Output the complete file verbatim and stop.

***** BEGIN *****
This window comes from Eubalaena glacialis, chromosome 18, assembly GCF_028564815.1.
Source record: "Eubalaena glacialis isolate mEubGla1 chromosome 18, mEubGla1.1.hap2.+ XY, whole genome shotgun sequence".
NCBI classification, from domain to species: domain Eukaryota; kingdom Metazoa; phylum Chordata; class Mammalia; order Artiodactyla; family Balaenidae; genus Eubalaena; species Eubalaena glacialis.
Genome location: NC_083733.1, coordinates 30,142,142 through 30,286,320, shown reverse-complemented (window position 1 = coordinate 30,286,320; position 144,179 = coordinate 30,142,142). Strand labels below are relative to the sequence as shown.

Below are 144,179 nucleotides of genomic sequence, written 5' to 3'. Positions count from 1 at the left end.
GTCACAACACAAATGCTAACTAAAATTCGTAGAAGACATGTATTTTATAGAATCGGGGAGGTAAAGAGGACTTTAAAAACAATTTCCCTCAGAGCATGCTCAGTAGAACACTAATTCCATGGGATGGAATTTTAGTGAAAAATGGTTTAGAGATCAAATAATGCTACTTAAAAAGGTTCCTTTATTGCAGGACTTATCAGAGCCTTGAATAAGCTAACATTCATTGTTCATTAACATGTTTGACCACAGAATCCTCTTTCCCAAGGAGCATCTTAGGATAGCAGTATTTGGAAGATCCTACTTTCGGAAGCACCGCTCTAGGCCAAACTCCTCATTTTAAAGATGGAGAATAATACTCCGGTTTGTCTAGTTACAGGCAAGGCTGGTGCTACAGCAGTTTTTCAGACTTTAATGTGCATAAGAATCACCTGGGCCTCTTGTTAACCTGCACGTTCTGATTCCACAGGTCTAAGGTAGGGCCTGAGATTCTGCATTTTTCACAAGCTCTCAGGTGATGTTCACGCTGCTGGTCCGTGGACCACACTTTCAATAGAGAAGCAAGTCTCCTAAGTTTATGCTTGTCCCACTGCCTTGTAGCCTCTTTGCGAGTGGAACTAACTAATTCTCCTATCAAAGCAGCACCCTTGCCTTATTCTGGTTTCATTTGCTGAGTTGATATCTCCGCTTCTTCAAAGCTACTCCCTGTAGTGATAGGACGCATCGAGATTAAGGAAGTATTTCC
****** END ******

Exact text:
This window comes from Eubalaena glacialis, chromosome 18, assembly GCF_028564815.1.
Source record: "Eubalaena glacialis isolate mEubGla1 chromosome 18, mEubGla1.1.hap2.+ XY, whole genome shotgun sequence".
NCBI classification, from domain to species: domain Eukaryota; kingdom Metazoa; phylum Chordata; class Mammalia; order Artiodactyla; family Balaenidae; genus Eubalaena; species Eubalaena glacialis.
Genome location: NC_083733.1, coordinates 30,142,142 through 30,286,320, shown reverse-complemented (window position 1 = coordinate 30,286,320; position 144,179 = coordinate 30,142,142). Strand labels below are relative to the sequence as shown.

Below are 144,179 nucleotides of genomic sequence, written 5' to 3'. Positions count from 1 at the left end.
GTCACAACACAAATGCTAACTAAAATTCGTAGAAGACATGTATTTTATAGAATCGGGGAGGTAAAGAGGACTTTAAAAACAATTTCCCTCAGAGCATGCTCAGTAGAACACTAATTCCATGGGATGGAATTTTAGTGAAAAATGGTTTAGAGATCAAATAATGCTACTTAAAAAGGTTCCTTTATTGCAGGACTTATCAGAGCCTTGAATAAGCTAACATTCATTGTTCATTAACATGTTTGACCACAGAATCCTCTTTCCCAAGGAGCATCTTAGGATAGCAGTATTTGGAAGATCCTACTTTCGGAAGCACCGCTCTAGGCCAAACTCCTCATTTTAAAGATGGAGAATAATACTCCGGTTTGTCTAGTTACAGGCAAGGCTGGTGCTACAGCAGTTTTTCAGACTTTAATGTGCATAAGAATCACCTGGGCCTCTTGTTAACCTGCACGTTCTGATTCCACAGGTCTAAGGTAGGGCCTGAGATTCTGCATTTTTCACAAGCTCTCAGGTGATGTTCACGCTGCTGGTCCGTGGACCACACTTTCAATAGAGAAGCAAGTCTCCTAAGTTTATGCTTGTCCCACTGCCTTGTAGCCTCTTTGCGAGTGGAACTAACTAATTCTCCTATCAAAGCAGCACCCTTGCCTTATTCTGGTTTCATTTGCTGAGTTGATATCTCCGCTTCTTCAAAGCTACTCCCTGTAGTGATAGGACGCATCGAGATTAAGGAAGTATTTCC